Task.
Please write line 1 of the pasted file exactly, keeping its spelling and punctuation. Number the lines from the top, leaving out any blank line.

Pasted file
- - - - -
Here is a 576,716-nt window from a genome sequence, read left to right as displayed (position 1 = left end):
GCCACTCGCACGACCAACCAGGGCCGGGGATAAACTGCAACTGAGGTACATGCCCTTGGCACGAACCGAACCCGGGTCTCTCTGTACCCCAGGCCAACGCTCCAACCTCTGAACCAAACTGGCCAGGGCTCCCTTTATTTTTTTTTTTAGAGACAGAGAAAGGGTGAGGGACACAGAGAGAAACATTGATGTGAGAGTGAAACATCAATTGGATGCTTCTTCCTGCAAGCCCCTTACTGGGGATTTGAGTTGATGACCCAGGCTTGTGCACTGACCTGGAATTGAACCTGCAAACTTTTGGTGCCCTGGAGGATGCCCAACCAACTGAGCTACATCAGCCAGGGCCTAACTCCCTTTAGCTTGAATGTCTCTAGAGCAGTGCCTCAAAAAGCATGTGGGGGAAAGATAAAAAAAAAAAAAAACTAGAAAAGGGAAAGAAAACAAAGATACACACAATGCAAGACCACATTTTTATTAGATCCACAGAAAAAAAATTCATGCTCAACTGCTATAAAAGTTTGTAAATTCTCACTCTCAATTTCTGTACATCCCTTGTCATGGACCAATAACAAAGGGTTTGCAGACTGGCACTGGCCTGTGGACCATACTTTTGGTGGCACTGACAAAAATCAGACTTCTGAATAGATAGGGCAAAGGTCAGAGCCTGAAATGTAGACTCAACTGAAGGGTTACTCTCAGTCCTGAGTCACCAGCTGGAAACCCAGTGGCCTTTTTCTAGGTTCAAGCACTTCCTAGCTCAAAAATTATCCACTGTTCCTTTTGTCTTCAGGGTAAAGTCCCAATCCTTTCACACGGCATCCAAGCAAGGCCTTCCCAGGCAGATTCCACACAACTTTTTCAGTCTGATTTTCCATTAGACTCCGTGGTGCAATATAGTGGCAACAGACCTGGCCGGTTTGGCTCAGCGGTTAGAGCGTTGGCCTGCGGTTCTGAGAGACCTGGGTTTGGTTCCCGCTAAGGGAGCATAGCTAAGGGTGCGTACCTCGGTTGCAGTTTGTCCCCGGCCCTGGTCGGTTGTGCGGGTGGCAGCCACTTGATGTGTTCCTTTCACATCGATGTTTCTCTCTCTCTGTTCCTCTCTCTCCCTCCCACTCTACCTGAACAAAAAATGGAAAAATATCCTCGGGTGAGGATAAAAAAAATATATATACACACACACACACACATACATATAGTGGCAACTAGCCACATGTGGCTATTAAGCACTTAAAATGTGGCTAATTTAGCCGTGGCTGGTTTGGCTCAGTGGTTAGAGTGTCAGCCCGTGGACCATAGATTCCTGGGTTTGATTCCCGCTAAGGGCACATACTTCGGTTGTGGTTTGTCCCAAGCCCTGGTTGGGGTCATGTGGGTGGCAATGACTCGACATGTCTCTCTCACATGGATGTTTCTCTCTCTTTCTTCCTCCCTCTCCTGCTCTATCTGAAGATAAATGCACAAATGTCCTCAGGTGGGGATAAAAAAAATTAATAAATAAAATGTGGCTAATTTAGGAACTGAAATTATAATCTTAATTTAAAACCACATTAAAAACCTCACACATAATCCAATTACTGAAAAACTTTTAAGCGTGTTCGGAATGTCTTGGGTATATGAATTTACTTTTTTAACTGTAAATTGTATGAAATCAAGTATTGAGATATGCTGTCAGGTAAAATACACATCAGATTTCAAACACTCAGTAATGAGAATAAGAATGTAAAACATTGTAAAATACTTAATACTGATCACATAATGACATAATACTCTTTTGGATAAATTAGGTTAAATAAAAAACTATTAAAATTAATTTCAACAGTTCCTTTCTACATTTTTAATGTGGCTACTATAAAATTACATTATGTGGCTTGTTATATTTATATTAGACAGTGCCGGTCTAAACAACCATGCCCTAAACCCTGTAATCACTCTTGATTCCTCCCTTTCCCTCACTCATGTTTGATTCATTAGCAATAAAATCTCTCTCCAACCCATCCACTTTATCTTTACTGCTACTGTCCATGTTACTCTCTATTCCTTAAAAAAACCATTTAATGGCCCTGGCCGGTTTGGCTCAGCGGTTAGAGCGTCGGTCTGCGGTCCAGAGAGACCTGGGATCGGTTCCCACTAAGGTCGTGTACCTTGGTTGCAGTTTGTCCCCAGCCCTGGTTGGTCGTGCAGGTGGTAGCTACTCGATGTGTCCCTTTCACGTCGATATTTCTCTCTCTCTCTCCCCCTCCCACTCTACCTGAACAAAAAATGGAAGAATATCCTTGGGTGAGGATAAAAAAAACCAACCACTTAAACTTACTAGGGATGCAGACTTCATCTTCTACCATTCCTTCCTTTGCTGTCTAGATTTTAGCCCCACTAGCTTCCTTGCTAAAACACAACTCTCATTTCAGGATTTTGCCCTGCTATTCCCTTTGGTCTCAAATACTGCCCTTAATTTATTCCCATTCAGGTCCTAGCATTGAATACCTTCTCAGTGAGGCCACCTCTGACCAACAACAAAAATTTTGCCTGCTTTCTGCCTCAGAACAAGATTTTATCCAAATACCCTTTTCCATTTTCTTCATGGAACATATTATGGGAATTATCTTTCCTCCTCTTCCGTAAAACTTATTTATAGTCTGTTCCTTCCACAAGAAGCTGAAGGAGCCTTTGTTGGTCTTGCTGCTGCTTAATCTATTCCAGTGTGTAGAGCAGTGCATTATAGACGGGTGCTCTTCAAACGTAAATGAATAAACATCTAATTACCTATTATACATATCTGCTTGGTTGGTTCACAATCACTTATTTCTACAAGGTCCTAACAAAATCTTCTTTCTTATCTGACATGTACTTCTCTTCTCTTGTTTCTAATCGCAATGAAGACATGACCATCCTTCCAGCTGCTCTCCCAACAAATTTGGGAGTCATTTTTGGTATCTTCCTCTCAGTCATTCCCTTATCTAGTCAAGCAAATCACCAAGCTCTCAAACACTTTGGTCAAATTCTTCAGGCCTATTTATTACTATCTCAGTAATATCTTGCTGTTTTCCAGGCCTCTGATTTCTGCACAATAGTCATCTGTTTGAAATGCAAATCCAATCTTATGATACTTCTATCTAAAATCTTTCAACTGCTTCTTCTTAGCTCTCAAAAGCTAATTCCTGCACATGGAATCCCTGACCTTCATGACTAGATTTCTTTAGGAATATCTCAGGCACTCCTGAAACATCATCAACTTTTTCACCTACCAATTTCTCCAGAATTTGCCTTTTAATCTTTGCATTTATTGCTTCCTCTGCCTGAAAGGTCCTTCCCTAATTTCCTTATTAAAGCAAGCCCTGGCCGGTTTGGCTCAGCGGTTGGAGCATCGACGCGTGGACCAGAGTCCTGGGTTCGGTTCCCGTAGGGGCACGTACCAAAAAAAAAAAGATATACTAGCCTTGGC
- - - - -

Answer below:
Here is a 576,716-nt window from a genome sequence, read left to right as displayed (position 1 = left end):